In desperation, the Pilgrims set a day for prayers of repentance; God answered, delivering a gentle rainfall by evening. Bradford's diary recounts how the colonists repented in action: "At length, after much debate of things, the Governor (with the advice of the chiefest amongst them) gave way that they should set corn every man for his own particular, and in that regard trust to themselves; in all other things to go in the general way as before. And so assigned to every family a parcel of land, according to the proportion of their number."

Property ownership and families freely laboring on their own behalf replaced the "common store," but only after their ill-advised experiment with communism nearly wiped out the entire settlement.

In their simple representative government, born out of dedication to religious freedom, the Pilgrims replaced the rule of men -- with its arbitrary justice administered capriciously at the whim of rulers who favor some at the expense of others -- with the rule of law, treating individuals equally. Yet even these "freedom men" strayed under straits. So could we, if we revert to materialistic government reliance instead of grateful obedience to God. Sadly, we're a long way down that path already.

Closing his farewell address in 1989, Ronald Reagan asked, "And how stands the city on this winter night?" Contemplating our blessings of liberty this Thanksgiving, nearly 20 years after President Reagan left office and 20 generations past the Pilgrims' experience, how stands the city on our watch?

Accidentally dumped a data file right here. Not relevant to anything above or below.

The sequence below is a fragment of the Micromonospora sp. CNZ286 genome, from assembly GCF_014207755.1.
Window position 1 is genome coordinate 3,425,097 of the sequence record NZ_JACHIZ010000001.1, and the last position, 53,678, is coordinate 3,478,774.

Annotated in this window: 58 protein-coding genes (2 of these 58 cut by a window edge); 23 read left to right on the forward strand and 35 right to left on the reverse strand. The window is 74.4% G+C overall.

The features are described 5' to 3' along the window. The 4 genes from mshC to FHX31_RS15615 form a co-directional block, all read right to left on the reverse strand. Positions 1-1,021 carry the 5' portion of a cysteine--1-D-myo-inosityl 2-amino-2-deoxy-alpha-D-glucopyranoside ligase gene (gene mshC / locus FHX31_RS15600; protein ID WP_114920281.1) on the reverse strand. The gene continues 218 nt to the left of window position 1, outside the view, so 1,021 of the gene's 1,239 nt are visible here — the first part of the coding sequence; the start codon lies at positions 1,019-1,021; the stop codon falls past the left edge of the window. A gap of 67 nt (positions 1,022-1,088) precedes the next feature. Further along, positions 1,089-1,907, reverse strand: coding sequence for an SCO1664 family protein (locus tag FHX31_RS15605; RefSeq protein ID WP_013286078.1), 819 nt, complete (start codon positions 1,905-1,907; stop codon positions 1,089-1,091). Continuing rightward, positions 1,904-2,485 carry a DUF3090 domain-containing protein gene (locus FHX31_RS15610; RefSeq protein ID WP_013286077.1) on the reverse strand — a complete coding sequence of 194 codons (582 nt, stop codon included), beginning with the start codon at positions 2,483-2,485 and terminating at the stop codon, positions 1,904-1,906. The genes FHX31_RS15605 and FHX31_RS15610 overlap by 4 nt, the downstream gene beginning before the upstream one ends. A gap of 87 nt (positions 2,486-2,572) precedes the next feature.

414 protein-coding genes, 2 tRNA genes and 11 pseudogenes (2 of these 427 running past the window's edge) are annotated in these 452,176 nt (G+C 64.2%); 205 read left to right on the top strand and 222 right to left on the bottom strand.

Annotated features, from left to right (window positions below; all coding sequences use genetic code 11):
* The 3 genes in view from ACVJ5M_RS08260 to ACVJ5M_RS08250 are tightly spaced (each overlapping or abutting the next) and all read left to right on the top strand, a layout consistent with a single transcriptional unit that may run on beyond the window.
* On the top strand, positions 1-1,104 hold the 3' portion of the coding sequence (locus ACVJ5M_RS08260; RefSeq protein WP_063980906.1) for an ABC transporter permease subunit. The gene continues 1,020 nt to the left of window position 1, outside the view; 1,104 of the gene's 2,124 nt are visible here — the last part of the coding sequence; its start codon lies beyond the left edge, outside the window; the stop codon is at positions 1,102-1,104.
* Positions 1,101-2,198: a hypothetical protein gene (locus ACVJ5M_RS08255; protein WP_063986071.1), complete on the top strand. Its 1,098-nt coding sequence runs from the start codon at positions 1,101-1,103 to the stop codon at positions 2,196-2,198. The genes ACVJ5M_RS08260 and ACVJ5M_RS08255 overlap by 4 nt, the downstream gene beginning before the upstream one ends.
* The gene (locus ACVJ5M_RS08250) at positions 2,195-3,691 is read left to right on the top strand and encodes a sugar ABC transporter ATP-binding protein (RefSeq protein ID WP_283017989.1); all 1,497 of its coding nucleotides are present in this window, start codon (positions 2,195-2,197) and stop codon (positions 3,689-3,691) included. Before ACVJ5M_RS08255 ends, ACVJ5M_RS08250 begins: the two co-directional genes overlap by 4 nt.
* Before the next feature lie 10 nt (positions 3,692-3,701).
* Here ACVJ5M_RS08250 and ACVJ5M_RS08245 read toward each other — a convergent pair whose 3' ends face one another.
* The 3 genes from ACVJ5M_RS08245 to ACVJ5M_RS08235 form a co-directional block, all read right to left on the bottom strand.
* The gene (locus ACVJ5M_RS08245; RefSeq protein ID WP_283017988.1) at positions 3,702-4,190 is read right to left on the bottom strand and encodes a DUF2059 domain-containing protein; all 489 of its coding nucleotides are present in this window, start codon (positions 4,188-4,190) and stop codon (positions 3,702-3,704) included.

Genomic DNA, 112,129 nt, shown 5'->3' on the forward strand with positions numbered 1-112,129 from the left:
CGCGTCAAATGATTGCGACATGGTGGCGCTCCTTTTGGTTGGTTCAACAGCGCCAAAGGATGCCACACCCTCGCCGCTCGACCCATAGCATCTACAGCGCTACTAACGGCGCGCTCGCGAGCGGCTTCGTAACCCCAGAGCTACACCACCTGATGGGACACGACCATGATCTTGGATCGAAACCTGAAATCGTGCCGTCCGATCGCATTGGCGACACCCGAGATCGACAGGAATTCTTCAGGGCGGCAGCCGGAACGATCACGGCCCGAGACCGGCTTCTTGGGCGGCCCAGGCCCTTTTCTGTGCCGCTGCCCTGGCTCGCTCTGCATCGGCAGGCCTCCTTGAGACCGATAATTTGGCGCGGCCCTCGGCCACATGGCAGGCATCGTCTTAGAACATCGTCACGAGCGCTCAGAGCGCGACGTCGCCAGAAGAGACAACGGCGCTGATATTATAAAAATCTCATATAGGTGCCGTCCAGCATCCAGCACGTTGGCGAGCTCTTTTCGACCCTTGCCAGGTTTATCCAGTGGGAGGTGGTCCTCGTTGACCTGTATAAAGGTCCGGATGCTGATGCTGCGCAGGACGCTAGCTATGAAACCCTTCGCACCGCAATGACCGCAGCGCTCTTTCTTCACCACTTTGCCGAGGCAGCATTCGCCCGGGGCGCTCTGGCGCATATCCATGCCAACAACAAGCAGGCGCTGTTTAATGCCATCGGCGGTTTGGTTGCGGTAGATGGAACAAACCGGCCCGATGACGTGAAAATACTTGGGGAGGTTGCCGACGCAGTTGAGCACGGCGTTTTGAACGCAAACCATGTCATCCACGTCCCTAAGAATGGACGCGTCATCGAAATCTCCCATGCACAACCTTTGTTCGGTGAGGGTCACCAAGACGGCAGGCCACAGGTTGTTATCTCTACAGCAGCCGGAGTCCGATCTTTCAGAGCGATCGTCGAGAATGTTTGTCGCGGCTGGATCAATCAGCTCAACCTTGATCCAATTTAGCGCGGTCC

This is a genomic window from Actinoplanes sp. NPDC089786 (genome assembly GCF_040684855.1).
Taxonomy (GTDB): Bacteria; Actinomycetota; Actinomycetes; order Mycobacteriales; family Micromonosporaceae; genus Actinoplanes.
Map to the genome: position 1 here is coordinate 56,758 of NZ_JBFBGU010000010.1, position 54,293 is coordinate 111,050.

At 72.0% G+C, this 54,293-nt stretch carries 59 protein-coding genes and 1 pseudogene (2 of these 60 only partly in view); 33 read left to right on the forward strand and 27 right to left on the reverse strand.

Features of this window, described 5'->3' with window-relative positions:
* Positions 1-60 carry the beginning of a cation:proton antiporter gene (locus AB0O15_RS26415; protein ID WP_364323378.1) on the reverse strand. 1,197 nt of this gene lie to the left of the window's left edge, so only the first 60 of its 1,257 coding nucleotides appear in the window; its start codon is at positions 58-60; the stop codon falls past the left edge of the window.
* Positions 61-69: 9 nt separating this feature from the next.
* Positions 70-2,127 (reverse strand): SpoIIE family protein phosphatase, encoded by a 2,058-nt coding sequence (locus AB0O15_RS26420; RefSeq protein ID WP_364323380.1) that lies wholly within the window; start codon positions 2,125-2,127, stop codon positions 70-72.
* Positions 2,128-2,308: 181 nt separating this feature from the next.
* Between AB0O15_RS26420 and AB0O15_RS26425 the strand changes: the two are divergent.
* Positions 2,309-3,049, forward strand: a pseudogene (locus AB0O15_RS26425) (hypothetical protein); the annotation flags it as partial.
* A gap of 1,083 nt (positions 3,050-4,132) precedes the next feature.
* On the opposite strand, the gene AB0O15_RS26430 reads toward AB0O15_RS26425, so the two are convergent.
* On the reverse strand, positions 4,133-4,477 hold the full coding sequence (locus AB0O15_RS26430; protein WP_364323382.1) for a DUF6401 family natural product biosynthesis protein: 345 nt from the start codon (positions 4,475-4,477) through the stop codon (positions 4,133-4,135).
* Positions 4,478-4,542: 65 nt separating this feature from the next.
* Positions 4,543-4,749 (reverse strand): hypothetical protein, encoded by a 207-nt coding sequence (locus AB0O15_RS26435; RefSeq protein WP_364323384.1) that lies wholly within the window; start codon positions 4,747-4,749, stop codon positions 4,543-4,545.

Thursday, November 20, 2008

A Top-Down Problem

I just received the WA House Republican press release regarding the election of their new leadership team. Rep Richard DeBolt - Chehalis was re-elected as House Republican Leader.

His statement reads: “Our state has been under one-party control since 2005. Today, we have the largest budget deficit in state history, health insurance costs are at an all time high, and education and transportation systems face unprecedented challenges”.

He then adds: “These problems are too big for one party to solve and the best public policy comes from the center."

Say what??

And then, few paragraphs later, he laments about Republican being outspent three-to-one during this election cycle.

I would like to draw a correlation between those three things for Rep. DeBolt to help him clear things up a bit.

First, it is the liberal-left policies of Democrats that have resulted in all the "challenges" he lists.

Second, when Republicans continually abandon principle by jumping to the middle they fail the people of our state and the party they were elected to represent.

Third, the lack of money he laments about is a direct reflection of Republicans withholding their financial support from a party that has abandoned its priorities and principles.

Both voters and donors are sending this message. Is anybody listening?

Apparently this is a top-down problem.

Thursday, November 13, 2008